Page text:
what did irenaus think Gnostics had done with scripture?

A

‘hijacked it’ and interpreted its core terms according to their own tastes.

43
Q

what did irenaus think valentines had turned christianity into?

A

gnosticism

44
Q

how did irenaus see tradition?

A

as a way of preserving faithfulness to the apostolic teaching that will avoid the gnostic misinterpretation of biblical texts

45
Q

why were the developments of Irenaus so important?

A

it underlies th emergence of ‘creeds’

46
Q

what are ‘creeds’?

A

public, authoritative statements of the basic points of christian faith

47
Q

why did Christian leaders in Eastern Mediterranean area adapt their vocabulary and key customs to fid with middle platonism?

A

because this movement was dominant in this area at the time and christianity was still an illegal religion

48
Q

where was did the most prominent engagement of christianity with middle platonism take place?

A

Alexandria, Egypt

49
Q

how did people use Philo’s work in Alexandria?

A

Philo had attempted to merge platonism and Judaism. this work was used to think about Christianity in a way which would be attractive to Platonists.

50
Q

why would christians want to use Philo’s work?

A

because it made Christianity more current and immersed in Hellenistic culture

51
Q

around 190..Clement of Alexandria suggested what?

A

that Christianity should be reformulated using concepts borrowed from Platonism and stoicism, to make it more popular

52
Q

why was using platonism to speed christianity risky?

A

risks loosing grasp of christian ideas being forgotten or distorted.

53
Q

how was platonism show up in the theology of the early church?

A

the use of allegorical interpretations. hebrews focus on literal and historical interpretation while the greeks minds saw scripture as timeless ideas.

54
Q

who did Origen set up against each other?

A

uneducated christians who read the bible literally and historically and educated people who were able to interpret it allegorically and discover the deeper meanings

55
Q

what did both Clement and Origen regard as critically important?

A

platonic or stoic notion of logos- for understanding the identity of Jesus of Nazareth.

56
Q

what does logos mean

A

‘become flesh’

57
Q

What was Jesus to be understood as, according to Clement and Origen?

A

‘the word incarnate’

58
Q

what did seeing Jesus as ‘the word incarnate’ emphasise?

A

that Jesus was the mediator between god and humanity

59
Q

how did Origen use platonism to answer questions about the form humans would take after resurrection?

A

humans would have to take perfect form. plato said that the perfect body would be spherical, so the resurrected body would be a sphere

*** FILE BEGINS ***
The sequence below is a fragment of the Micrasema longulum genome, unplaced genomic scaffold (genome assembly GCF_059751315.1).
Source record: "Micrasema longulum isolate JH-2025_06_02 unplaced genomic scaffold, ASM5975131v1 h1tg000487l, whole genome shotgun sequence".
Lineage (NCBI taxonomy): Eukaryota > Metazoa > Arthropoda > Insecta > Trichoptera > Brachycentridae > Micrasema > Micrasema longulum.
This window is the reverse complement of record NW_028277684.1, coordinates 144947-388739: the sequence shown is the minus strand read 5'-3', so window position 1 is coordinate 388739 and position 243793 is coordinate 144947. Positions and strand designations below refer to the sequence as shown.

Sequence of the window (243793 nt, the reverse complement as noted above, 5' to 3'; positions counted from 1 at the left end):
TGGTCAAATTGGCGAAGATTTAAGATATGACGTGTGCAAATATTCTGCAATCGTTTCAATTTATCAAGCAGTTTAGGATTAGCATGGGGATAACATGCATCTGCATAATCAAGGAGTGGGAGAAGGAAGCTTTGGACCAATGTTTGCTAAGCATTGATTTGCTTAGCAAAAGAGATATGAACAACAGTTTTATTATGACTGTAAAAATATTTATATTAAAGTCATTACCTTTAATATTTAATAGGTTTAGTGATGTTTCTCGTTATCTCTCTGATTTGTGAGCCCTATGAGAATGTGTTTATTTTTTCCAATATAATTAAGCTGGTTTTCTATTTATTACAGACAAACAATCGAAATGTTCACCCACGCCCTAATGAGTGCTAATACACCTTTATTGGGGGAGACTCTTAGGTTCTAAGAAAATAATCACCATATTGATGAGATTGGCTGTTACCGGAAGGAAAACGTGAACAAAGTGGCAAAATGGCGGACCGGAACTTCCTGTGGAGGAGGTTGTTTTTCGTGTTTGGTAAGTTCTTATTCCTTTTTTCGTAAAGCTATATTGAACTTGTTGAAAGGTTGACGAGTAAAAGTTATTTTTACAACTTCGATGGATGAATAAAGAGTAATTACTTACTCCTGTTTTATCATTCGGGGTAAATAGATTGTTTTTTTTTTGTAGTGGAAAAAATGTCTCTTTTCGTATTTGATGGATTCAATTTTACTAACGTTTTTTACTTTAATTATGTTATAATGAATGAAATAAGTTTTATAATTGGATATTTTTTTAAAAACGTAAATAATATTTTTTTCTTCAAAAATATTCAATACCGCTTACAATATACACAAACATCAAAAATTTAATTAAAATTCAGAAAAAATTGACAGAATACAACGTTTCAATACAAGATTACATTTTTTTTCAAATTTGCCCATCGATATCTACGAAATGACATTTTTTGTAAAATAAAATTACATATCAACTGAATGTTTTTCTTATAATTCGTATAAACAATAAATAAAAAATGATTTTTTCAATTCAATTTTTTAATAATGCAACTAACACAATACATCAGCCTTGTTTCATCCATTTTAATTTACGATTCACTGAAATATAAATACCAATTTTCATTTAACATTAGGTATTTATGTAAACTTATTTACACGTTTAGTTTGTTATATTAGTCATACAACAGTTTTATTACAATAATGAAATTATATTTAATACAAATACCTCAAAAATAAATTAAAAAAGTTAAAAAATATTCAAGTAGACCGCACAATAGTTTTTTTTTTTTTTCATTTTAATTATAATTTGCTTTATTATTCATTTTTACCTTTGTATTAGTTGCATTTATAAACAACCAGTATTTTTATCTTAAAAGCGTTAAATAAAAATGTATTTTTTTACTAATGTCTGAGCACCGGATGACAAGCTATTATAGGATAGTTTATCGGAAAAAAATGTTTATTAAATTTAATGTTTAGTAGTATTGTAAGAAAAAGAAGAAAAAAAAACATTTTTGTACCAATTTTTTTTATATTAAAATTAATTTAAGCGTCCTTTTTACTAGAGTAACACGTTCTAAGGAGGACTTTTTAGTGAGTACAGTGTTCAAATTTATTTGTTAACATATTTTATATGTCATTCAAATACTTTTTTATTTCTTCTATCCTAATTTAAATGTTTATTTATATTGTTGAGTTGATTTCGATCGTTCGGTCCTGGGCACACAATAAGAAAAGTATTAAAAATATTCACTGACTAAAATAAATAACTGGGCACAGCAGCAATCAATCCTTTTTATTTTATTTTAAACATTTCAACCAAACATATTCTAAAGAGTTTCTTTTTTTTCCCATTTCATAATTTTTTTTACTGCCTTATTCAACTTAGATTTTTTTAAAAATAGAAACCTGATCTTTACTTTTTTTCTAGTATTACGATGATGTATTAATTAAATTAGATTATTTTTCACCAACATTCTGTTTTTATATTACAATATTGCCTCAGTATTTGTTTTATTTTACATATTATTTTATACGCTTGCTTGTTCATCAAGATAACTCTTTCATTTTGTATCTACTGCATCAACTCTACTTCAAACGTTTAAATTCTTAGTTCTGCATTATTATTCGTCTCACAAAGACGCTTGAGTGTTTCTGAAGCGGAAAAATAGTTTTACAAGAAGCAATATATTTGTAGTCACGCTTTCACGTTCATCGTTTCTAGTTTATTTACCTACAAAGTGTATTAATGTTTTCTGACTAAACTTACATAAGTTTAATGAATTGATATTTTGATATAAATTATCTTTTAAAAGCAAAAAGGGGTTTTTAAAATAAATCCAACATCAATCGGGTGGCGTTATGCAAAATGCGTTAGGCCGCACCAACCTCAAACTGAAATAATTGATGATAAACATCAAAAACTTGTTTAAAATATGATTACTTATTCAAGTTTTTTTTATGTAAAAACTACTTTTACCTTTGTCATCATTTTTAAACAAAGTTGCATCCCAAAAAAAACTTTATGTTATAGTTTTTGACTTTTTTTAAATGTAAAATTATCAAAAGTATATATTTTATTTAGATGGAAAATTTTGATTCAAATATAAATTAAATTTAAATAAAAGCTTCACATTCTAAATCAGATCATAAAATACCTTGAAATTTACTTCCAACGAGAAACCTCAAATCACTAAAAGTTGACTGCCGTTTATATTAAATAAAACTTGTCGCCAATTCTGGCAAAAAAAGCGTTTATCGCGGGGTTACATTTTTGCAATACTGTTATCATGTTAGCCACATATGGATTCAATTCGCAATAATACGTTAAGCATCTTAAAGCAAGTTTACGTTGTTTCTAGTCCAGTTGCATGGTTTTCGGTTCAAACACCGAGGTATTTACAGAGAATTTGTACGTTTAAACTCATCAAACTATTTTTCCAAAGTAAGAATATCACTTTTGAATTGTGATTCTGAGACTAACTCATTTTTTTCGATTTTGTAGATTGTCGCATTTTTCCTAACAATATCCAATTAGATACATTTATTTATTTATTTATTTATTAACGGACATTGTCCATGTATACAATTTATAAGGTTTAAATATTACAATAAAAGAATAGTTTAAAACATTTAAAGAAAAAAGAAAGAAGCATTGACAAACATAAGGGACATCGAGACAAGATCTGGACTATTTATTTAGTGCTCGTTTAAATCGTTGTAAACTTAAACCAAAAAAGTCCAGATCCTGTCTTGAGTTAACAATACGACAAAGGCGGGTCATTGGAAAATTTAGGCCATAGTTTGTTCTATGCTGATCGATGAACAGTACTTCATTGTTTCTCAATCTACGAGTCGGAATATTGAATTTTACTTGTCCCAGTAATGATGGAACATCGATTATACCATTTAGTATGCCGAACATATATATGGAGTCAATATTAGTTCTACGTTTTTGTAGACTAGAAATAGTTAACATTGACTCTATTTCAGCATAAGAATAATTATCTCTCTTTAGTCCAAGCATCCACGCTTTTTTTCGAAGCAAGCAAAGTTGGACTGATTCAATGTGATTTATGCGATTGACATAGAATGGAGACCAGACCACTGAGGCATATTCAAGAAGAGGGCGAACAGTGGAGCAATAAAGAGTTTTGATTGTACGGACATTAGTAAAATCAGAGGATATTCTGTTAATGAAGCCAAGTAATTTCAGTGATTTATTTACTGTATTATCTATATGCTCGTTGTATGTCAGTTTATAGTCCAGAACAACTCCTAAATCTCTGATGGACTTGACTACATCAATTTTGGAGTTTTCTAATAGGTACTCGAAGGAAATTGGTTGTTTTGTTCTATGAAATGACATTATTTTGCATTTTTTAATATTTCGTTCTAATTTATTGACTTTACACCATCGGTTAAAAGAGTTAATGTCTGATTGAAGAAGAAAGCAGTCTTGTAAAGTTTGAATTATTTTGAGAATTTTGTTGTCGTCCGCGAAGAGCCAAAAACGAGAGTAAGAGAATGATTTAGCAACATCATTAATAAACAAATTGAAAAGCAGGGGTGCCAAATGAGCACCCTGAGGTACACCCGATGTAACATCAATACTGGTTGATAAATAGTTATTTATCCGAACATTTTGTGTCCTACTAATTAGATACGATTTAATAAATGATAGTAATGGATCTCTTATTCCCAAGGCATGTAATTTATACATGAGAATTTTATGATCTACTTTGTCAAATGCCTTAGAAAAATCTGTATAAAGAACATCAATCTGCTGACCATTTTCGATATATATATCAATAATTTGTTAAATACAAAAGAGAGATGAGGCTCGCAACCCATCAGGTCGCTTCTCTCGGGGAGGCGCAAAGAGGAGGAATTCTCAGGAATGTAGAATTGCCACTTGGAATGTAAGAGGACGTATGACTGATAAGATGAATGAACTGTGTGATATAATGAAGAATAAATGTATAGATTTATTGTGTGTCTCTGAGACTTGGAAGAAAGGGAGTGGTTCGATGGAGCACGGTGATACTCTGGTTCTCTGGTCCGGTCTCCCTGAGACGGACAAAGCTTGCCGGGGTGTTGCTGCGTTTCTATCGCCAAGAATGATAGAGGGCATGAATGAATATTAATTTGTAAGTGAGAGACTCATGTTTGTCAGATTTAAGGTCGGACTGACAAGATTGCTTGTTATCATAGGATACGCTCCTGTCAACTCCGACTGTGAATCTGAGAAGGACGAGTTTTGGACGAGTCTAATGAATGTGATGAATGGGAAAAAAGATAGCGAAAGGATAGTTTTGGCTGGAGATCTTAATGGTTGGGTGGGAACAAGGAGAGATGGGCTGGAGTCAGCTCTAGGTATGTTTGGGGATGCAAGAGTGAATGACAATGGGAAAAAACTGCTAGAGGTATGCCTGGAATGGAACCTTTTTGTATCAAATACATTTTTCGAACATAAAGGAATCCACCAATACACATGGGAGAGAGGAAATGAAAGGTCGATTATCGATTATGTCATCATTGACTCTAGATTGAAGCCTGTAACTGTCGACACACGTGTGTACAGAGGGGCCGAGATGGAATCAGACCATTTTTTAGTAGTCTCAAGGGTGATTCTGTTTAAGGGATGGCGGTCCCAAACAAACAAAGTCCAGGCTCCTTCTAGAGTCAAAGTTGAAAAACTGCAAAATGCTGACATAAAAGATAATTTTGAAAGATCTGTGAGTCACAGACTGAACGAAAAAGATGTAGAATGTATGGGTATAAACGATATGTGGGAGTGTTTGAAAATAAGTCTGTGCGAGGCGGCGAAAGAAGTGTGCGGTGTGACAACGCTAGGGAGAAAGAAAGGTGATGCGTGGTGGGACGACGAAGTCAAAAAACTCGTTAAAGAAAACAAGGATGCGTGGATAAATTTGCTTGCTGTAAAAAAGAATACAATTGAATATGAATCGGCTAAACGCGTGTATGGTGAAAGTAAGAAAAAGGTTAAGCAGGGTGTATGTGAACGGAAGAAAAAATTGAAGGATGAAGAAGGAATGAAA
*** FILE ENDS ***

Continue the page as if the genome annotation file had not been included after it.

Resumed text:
60
Q

impact of Clement and Origen work?

A

secured a hearing for christianity in the more intellectually sophisticated quarters of hellenistic culture

61
Q

which port cities did christianity establish itself in?

A

Ephesus and Pergamon on Asian coastlines

62
Q

why did christianity tend to settle in cities?

A

they were centres of commerce and trade, a way which classical philosophical ideas were spread were spread in the ancient world

63
Q

what did cities offer christianity which the country side didn’t?

A

anonymity, because society was still hostile towards them

64
Q

what was a ‘metropolitan bishop’?

A

a bishop in charge of of all churches in a city rather than just one specific christian church

65
Q

most important bishops

A

ones in Alexandria, Antioch, Constantinople, Jerusalem, Rome

66
Q

what was significant about the bishop of Rome?

A

had symbolic power linked to the imperial authority of the city of Rome itself

67
Q

who founded both Antioch and Alexandria?

A

Alexander the Great

68
Q

what was the difference between Alexandria and Antioch’s approaches to the Bible?

A

Alexandria, allegorical

Antioch, literal or historical

69
Q

what were the christological differences between Antioch and Alexandria?

A

Alexandria- lots of emphasis of Gospel of John ‘word became flesh’ human nature shared in the life of God, God literally became human, in order for humanity to become divine.
Antioch- in order for humans to break free from their bonds of sin, God had to intervene- Jesus was a redeemer who unites humans and divinity

70
Q

why would christianity’s spread in urban areas worry some people?

A

they though that the immorality of the cities could corrupt the church

71
Q

where do the roots of monasticism lie?

A

hills of Egypt and eastern Syria

72
Q

which trend was integral to the beginning of monasticism?

A

withdrawal from the sinful and distracting world

73
Q

what were two ways or withdrawing from society?

A

monasticism ‘eremitic’ in the form or asceticism

monasticism ‘cenobitic’ in the form of community

74
Q

why was Pachomius’ c.292-348 monastery so important?

A

generally recognised as the founder of communal form of monasticism during 320-5, which would become normative in later monasticism

75
Q

what did the physical structure of a monastery reinforce?

A

spiritual values

76
Q

characterise monastic life (life in a monastery)

A

common clothing, meals, furnishing of cells

77
Q

when did monasteries Spain?

A

fourth century

78
Q

when did Augustine establish 2 monasteries in Africa?

A

400-25

79
Q

when did monasteries reach Italy

A

with century

80
Q

when did monasteries begin to spread considerably?

A

after the fall of the Roman Empire

81
Q

what did the Benedictine community hold as integral?

A

unconditional following of christ, regular private prayer and the reading of scripture

82
Q

when was Benedict of Nursia’s Monastery established?

A

around 525

83
Q

what did the assimilation of cultural norms with Christianity result in for women?

A

exclusion from liturgical leadership, even if they had helped with social and political influence in the past

84
Q

which role in the church did women remain active in

A

deacon

85
Q

what did the ‘Didascalia of the Apostles’ (dated from first half of third cent) suggest about men and women?

A

deacons to be compared to christ

deaconesses to be compared to the Holy Spirit

86
Q

what did the Council od Chalcedon 451 rule about women

A

shouldn’t be allowed to ordain as deaconesses until they were 40

87
Q

most significant areas of christianity for women

A

martyrdom

88
Q

examples fo female martyrdom

A

perpetua and Falicitas who were martyred together in Carthage in the first decade of the third century

89
Q

how was martyrdom used by women

A

as a means of self empowerment